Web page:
Sunrisers Hyderabad seemed to do a lot of things right in the Indian Premier League 2018 final against Chennai Super Kings — they batted smartly, bowled brilliantly in the initial overs and they were enthusiastic on the field. Despite all that, they were beaten comfortably by the men in yellow.
Shane Watson’s unbeaten knock of 117 off 57 balls was what turned it Chennai’s way on Sunday (May 27) in Mumbai. Kane Williamson was all praise for the opposition opener.
“At the halfway stage on the surface, we thought we had a very competitive total, it wasn’t perhaps your usual surface at the Wankhede and it held a little bit and was responsive to the slower ball,” said the Hyderabad captain. “So we thought that 180-mark was a really good target and you saw that from our first overs, and wasn’t very easy to get away. I think from that point onwards, that innings of Shane Watson got them away and anyone who turns out with an innings of 100 plus in the final, it was obviously a significant effort.”
Williamson men’s scored 178 for 6 and the captain felt that the score was defendable, given the nature of the surface.
“We worked hard and we built partnerships as we wanted to. As I mentioned earlier, a very competitive total and it was on a knife edge after the first few overs and the run-rate was climbing. There were risks required and if we were able to pick up a couple of wickets, which we have been throughout the season, then all of a sudden it takes a very different shape.”
Bhuvneshwar Kumar and Rashid Khan, two of the best bowlers in the IPL, were unable to pick up even one wicket together on the big night. Williamson credited Chennai for handling the threat well.
“Those are two big wicket-takers for us and that’s the nature of it sometimes. You do have to applaud good cricket and that was CSK and their batting today,” Williamson remarked. “They were outstanding and didn’t give us opportunities. Sort of hit it over the fence than to our man. And, look it is such a fine line out there on the park. We all saw that there were moments of pressure where the game can change very quickly and if you’re able to pounce on those, then that’s when you take your opportunity. Today I think you (have to) credit the way CSK are able to handle those moments of pressure and carry on with their batting performance.”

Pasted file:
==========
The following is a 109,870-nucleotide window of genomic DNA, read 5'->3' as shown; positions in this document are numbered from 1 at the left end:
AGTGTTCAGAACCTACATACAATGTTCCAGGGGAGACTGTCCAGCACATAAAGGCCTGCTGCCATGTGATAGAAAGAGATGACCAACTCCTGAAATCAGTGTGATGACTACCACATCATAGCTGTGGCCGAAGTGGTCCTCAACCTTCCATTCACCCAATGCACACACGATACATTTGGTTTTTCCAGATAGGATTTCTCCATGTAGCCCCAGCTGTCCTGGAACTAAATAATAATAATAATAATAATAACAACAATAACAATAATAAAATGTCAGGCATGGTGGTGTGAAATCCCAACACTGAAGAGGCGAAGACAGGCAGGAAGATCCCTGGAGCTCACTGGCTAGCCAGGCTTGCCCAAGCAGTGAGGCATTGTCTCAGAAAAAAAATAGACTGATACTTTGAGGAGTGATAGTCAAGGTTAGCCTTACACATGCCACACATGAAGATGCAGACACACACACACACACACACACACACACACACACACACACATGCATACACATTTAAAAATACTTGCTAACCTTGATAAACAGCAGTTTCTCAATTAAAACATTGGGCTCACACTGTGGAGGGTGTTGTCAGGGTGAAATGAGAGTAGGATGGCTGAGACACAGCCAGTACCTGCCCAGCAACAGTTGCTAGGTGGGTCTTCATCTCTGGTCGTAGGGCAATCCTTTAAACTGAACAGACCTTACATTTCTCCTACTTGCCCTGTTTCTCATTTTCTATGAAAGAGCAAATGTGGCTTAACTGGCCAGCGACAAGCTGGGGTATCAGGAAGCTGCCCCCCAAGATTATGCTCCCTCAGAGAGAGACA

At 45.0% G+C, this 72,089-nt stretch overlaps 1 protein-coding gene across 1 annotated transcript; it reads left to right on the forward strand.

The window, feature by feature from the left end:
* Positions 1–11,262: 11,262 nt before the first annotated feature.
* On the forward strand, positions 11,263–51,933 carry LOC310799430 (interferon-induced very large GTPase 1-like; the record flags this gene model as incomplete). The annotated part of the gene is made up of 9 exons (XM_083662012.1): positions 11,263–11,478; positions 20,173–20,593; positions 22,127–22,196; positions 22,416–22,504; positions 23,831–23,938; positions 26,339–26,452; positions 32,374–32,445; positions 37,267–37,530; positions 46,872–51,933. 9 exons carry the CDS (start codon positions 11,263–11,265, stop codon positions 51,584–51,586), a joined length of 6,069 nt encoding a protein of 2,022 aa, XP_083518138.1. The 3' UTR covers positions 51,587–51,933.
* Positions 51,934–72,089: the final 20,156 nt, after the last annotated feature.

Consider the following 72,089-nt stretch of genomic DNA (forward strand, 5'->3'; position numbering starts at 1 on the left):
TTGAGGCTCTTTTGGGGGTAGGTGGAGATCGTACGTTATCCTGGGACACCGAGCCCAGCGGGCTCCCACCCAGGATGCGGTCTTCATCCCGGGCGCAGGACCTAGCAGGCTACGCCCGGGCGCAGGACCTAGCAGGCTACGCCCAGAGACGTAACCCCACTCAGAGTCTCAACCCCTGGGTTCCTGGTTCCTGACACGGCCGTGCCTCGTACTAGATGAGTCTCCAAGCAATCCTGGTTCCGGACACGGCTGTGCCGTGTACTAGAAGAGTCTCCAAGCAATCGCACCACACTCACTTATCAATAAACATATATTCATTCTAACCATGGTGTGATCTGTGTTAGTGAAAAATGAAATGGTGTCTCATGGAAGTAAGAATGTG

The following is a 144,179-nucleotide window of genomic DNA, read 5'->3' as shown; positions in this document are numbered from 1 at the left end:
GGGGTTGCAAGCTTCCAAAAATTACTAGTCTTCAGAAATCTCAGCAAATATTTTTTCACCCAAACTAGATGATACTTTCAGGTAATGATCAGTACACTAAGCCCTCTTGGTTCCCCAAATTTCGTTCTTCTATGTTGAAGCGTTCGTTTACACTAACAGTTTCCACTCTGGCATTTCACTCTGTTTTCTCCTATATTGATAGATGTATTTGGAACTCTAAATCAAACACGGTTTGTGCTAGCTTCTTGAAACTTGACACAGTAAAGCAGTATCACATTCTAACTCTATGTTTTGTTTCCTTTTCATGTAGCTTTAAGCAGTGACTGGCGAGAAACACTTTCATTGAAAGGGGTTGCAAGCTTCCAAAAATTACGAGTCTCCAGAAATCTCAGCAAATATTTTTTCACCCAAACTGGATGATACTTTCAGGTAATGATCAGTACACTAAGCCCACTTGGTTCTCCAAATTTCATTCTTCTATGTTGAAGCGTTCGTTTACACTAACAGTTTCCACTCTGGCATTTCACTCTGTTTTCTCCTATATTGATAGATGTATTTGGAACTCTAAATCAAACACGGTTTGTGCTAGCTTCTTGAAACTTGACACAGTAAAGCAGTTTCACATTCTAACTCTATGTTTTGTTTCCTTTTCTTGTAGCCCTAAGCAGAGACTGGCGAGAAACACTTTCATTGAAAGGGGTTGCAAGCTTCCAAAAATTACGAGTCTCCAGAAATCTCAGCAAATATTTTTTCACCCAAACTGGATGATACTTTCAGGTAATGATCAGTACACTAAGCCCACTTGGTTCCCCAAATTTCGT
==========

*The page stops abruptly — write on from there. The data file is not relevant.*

The captain heaped praise on Rashid, who finished the season with 21 wickets and boasted an economy rate of just 6.73.
“(Rashid is) a world-class player. We’ve seen that in this format but it’s great that he’s going to play some Test cricket. I think it is a challenge for anyone but an enjoyable challenge because he’s up there with the top spinners in the game. It’s always a pleasure to face him at the nets and against him as well in the near future. A very, very good bowler but if the wicket’s responding, like any spinner that offers him a bit more. But, fantastic bowler. He is the full package, it is great to have him in the side and he had a brilliant year.”
For Williamson himself, this was a breakthrough season. With the bat, he showed that there was room for class in a format associated with brute power, finishing as the season’s top run-getter with 735 runs at a strike rate of 142.4, and as captain he marshalled his troops to finish as the league toppers. He was able to enjoy the opportunity due to the absence of David Warner. Williamson said he enjoyed his leadership role but hadn’t cast thought on what would happen if the Australian returned next season.
“(Captaincy) was a different experience. Coming into the job, there are a number of guys I hadn’t met, a variety of cultures that I was looking forward to and some of the differences that were faced. I mean, it was enjoyable. Such great bunch of guys… They give you their 100% every time you walk out in the park and even in times when you’re perhaps behind in the game. We saw that character come through so often throughout this season.”
“I haven’t certainly thought about anything other than the game tonight and what I mean by that is that when you are captaining, you naturally play more, which was nice… You always want to be playing but that in itself is a role I suppose, and you try and adapt to that as best as you can,” said Williamson.